A rebus is one of those puzzles where pictures or symbols are used to represent words or parts of words. There is always one in the Boston Globe, and my aforementiond son (he of Holmes fascination) is pretty good at figuring them out. I'm still trying to figure out the puzzle of Edinburgh-based Inspector John Rebus, the creation of writer Ian Rankin. Is he dark and disturbed, which he seemed to be in the first, Knots and Crosses? Just jaded, which the liberal use of the word "son" when talking withe junior officers would suggest, in Hide and Seek? Or falling into the crusty-but-decent fellow trap, which is indicated by his kindly treatment of the problematic Tracy, also in Hide and Seek?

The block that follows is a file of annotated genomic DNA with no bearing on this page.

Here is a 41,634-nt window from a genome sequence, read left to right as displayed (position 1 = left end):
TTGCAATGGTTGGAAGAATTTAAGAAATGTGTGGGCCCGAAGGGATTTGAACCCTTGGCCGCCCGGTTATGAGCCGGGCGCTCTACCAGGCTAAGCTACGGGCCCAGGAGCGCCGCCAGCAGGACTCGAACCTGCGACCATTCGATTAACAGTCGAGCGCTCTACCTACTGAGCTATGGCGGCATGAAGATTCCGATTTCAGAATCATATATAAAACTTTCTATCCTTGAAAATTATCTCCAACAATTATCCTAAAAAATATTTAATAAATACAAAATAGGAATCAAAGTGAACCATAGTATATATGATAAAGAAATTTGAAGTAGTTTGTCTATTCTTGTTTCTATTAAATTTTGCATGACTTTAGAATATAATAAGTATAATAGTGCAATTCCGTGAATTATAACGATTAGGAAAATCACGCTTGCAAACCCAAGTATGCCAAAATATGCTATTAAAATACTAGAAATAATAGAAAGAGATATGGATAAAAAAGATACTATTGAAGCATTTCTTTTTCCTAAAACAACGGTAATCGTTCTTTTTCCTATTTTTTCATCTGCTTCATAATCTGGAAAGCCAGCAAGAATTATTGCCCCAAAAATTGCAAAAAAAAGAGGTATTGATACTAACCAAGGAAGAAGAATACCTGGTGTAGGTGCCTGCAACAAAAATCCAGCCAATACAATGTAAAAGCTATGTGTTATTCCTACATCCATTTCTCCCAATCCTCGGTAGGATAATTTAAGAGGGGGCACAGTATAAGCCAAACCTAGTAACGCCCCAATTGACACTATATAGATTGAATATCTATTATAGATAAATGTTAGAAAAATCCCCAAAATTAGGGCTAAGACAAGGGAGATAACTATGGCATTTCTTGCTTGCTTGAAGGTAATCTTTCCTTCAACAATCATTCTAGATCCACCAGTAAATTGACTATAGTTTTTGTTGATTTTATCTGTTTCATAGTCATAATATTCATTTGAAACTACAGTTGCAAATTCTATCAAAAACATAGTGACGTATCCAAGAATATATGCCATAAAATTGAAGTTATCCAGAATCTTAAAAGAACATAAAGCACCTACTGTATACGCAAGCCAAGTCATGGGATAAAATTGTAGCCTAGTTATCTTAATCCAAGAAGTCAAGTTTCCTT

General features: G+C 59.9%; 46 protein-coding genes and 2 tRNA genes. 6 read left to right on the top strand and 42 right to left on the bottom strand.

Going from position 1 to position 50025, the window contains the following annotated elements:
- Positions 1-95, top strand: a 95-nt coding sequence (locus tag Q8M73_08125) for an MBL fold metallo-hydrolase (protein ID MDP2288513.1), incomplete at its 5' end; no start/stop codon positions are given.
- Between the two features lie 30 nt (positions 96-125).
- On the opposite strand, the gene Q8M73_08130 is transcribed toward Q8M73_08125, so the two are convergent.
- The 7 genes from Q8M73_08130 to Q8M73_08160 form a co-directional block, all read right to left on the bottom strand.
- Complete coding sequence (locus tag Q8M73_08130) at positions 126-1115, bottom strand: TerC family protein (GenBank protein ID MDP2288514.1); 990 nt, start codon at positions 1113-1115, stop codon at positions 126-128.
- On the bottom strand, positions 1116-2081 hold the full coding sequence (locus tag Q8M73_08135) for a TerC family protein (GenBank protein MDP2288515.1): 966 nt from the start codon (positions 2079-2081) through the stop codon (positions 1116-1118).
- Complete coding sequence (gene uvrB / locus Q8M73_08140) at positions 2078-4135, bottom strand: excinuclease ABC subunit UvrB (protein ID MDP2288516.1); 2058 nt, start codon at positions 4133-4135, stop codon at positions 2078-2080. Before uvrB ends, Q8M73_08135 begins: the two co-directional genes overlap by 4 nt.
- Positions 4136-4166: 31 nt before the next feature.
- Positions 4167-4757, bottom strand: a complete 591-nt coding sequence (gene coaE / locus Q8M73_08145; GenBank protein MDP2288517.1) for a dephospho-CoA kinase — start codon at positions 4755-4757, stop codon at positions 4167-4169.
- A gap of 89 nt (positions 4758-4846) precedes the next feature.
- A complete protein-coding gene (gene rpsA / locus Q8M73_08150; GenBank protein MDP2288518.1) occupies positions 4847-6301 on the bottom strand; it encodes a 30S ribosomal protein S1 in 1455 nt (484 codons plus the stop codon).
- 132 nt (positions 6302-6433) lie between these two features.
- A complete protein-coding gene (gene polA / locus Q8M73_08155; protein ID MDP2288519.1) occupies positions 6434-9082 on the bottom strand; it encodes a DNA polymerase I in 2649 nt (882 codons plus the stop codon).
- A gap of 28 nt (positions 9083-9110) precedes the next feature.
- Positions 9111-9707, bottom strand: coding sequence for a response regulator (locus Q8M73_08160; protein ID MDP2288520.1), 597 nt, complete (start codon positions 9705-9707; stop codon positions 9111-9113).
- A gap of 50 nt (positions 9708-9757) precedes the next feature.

In this second of Rankin's Rebus novels, our "hero" is quickly convinced that the seemingly-routine death of a junkie is more than just your garden-variety overdose, esp. when it appears that there may have been some dabbling in the occult at the scene of the crime. But since no one else thinks this case is worth pursuing, he's having to do it on his own time, while serving reluctantly on his boss' anti-drugs committee, which just happens to be stocked with the top male representatives of Edinburgh's ruling caste. I'm not giving anything away to say that these threads tie up into a moderately ripping detective story. Still there is one of those Ian Rutledge-like quiet conversations that moves the plot forward, and the abrupt resolution makes sense with the plot but isn't completely satisfying. There is something slightly thin about these stories, a bit meager in development and detail. Maybe it is a Scottish thing.
I think the jury of me is out on Rebus, but I'll give him another go.